Traditional Burmese tale, stolen and retold by K. Bachus, illustrated by Taylor Fischer
There was once a boy in Burma named Soe Than.
He was poor, and an orphan, and worked all his days as a laborer. The rest of the time, he painted.
Soe Than had no brushes, so he used sticks, and cloth, and even with just these things painted such amazing pictures that people would marvel. Many of his paintings were of things he’d never seen, like tall distant mountains, grey and blue and ringed in mist or wide green rivers all jade green, or tigers. Always tigers. Most often, tigers.
After his day laboring he would sit under a teak tree and people would come and watch, and this simple boy’s fame as an artist spread throughout the village, and even through the province.
Then one day Soe Than was visited by a Nat, who came to him as he painted and swirled around him all foggy spirit and said “I have a gift for you. Paint the world.” And when Soe Than woke as if from a dream, he was holding a golden paintbrush.
Soe Than dipped the brush, and began to paint.
First he painted soup and rice, because he was always hungry and as he painted a warm ngapi smell rose and when he was done there was a meal in front of him so he stopped painting, and ate. Then he painted for himself a longyi, and shoes, and put those on in place of his tattered ones. Then he painted a lotus, and took it in curved hands and set it at the base of the tree where the Nat had appeared.
The next day Soe Than went through the village, painting rice and fruit and fish curry and sweet pashu mont and pairs of shoes. These he gave out to the poor like himself, and by the end of the day, everyone was talking about Soe Than and his magic brush.
Soe Than continued to paint. He painted a water buffalo for a farmer and he painted bangles for a little girl, and he went through the province painting and giving, but it wasn’t always shoes and oxen. He painted puppets for a puppeteer, that danced and leapt without strings. He painted a green and pink stick bug for a little boy to play with. He wanted to paint tigers, he missed painting tigers. But obviously he couldn’t paint tigers.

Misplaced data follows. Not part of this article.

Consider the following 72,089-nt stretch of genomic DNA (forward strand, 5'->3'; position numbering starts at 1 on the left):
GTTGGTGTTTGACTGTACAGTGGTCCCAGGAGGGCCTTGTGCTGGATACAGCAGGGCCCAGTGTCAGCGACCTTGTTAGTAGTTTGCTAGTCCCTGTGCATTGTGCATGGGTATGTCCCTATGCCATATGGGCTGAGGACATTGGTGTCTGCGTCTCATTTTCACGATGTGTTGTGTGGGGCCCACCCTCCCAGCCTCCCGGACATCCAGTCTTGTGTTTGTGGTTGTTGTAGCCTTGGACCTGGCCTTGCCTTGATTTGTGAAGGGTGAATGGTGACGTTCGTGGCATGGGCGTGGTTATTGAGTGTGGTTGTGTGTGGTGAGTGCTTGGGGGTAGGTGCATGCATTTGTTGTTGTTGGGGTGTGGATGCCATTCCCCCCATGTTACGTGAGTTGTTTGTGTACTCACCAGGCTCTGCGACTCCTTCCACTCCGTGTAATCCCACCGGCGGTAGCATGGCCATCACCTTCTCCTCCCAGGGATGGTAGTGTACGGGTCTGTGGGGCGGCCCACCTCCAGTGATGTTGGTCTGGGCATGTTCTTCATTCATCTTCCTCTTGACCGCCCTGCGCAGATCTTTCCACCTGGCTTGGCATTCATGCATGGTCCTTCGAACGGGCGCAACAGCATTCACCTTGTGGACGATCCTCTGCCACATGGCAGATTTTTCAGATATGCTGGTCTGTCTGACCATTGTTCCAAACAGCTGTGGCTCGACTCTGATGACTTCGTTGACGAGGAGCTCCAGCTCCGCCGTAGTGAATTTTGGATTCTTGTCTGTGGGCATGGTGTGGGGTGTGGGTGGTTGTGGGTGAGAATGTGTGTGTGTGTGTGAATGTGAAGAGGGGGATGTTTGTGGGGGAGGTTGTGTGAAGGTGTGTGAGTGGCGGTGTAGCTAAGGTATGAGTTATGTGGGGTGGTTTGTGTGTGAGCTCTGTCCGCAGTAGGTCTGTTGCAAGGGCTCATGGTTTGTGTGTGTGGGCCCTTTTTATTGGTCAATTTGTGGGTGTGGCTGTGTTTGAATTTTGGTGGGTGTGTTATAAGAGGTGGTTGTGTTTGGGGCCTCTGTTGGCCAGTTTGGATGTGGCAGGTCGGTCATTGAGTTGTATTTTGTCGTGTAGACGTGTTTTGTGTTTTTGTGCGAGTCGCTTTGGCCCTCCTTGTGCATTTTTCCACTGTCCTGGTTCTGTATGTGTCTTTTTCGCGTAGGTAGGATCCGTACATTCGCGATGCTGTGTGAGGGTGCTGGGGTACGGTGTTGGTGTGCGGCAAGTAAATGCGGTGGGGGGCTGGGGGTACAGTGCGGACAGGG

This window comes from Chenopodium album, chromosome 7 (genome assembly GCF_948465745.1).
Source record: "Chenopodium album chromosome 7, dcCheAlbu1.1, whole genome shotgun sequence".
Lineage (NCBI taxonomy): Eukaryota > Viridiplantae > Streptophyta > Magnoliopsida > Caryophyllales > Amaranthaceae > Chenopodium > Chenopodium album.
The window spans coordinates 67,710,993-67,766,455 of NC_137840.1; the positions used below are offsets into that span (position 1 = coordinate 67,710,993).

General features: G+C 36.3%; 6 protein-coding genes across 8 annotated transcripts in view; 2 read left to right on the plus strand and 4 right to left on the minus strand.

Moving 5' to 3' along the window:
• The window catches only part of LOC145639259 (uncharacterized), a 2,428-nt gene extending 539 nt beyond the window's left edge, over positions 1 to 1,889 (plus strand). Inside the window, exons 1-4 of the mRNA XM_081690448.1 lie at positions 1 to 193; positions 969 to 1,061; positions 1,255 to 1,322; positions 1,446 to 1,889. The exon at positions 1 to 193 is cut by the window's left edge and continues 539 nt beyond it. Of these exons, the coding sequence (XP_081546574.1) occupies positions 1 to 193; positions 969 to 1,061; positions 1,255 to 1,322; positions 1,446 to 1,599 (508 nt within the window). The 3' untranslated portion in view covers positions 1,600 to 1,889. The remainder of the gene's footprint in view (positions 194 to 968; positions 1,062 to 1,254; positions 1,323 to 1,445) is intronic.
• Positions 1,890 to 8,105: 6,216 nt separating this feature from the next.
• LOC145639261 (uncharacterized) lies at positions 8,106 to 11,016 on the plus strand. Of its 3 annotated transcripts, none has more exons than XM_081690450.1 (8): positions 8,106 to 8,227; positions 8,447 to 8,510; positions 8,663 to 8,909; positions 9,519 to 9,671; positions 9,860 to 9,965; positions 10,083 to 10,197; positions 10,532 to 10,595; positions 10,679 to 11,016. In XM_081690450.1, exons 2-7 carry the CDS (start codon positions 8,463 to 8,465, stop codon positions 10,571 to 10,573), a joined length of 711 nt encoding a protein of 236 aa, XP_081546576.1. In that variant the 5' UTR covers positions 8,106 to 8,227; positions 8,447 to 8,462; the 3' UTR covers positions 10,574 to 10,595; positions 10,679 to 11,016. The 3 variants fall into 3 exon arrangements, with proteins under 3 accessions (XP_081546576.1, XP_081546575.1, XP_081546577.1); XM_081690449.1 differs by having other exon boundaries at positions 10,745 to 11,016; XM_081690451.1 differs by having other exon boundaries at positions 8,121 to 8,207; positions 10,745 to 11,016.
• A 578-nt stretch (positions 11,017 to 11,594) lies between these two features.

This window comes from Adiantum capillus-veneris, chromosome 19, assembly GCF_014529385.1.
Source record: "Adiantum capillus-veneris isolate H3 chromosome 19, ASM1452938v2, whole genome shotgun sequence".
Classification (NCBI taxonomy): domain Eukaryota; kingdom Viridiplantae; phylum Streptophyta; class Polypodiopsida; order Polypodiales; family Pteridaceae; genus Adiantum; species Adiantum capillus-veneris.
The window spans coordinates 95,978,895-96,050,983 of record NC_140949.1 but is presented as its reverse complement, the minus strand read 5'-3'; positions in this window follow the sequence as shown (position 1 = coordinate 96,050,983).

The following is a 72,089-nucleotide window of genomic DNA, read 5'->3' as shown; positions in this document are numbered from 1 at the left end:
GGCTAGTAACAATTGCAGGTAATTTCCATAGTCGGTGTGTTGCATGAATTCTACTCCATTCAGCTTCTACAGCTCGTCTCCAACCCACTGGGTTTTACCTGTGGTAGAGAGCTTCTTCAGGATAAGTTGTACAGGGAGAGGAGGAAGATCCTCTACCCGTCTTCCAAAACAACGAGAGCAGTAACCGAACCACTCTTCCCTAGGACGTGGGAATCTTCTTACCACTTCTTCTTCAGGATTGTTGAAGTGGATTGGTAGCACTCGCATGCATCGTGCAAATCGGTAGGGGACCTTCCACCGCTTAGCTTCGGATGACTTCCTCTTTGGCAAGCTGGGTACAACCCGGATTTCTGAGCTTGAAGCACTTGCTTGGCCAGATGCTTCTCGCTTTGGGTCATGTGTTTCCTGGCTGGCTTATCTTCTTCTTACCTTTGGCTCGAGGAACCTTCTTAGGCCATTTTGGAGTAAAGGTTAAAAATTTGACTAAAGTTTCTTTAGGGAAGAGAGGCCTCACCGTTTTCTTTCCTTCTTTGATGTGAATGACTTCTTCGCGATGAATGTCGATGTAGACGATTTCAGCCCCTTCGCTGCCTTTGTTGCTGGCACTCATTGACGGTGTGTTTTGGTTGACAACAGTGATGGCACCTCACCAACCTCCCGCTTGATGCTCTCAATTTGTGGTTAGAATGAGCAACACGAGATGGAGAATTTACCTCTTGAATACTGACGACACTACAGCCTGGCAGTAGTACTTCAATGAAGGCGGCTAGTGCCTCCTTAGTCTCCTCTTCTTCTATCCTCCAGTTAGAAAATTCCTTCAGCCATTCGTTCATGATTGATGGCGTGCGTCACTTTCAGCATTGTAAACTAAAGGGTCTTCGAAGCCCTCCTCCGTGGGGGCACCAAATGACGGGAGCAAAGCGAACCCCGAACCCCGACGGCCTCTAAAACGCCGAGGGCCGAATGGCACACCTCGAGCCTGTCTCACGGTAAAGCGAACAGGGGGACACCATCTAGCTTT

Now, the king heard rumors of Soe Than and his magical brush, and sent his adviser to Soe Than to command him to paint whatever the king desired.
Soe Than refused.
The king was outraged, and threw Soe Than into a dungeon, without food or water. Soe Than painted himself meals, and fruit, and little blue and green bugs to play with. Hearing that Soe Than had made himself perfectly comfortable in the dungeon, the king flew into an even greater rage, and sent his guards to kill Soe Than.
So the boy painted himself a trapdoor and escaped.
The king’s guards pursued him, but he painted himself a horse to ride away on, and fled to a remote village to the Kachin province far to the north, and tried to live quietly and without notice. He painted only small and simple things, just enough. Not too much. But one day he grew bored and forgot and painted a bright green monkey, and the next day the king’s soldiers came and arrested him.
They took him to the palace, where the king demanded Soe Than paint him a vault of treasure. Scared now, and tired of running, Soe Than complied, hoping this would satisfy the king and he could go and live in peace again. But the king demanded another vault, and another. He painted so many vaults on top of each other that they all collapsed, but the king didn’t care.
“Paint me a huge palace,” he told Soe Than, “larger and more resplendent than any other.” So Soe Than painted him a fantastic palace, with towering spires and marble floors and gold leaf adorning the walls. “Make a garden,” the king demanded. “The most beautiful garden anyone has ever seen.”
Soe Than painted a beautiful garden. It was full of white and yellow orchids, and fragrant sabae, and huge pink lotus flowers. “Make the garden bigger,” the king demanded. “And all the lotus should be white. Do it at once!” Soe Than made the garden bigger. Narrow paths twisted through it, tall trees rose up making dark, deep glens.
“White lotus!” the king insisted. “Bigger!”
“I’m finished,” said Soe Than. “You have a beautiful garden, and a beautiful palace, and there is nothing wrong with a pink lotus.” And he calmly and quietly put away his brush.
“Bigger! White!” shouted the king and summoned his guards to force Soe Than to do his bidding. But Soe than had left his paints behind and walked into the garden.
It was the biggest garden in all of Burma, maybe all of the world.
The king followed, and all the guards. Neither Soe Than, nor the king, nor the guards were seen again.
The palace crumbled, over time, but the garden flourished. Only the very brave will venture into it to see its wonders, though.
They say it’s full of tigers.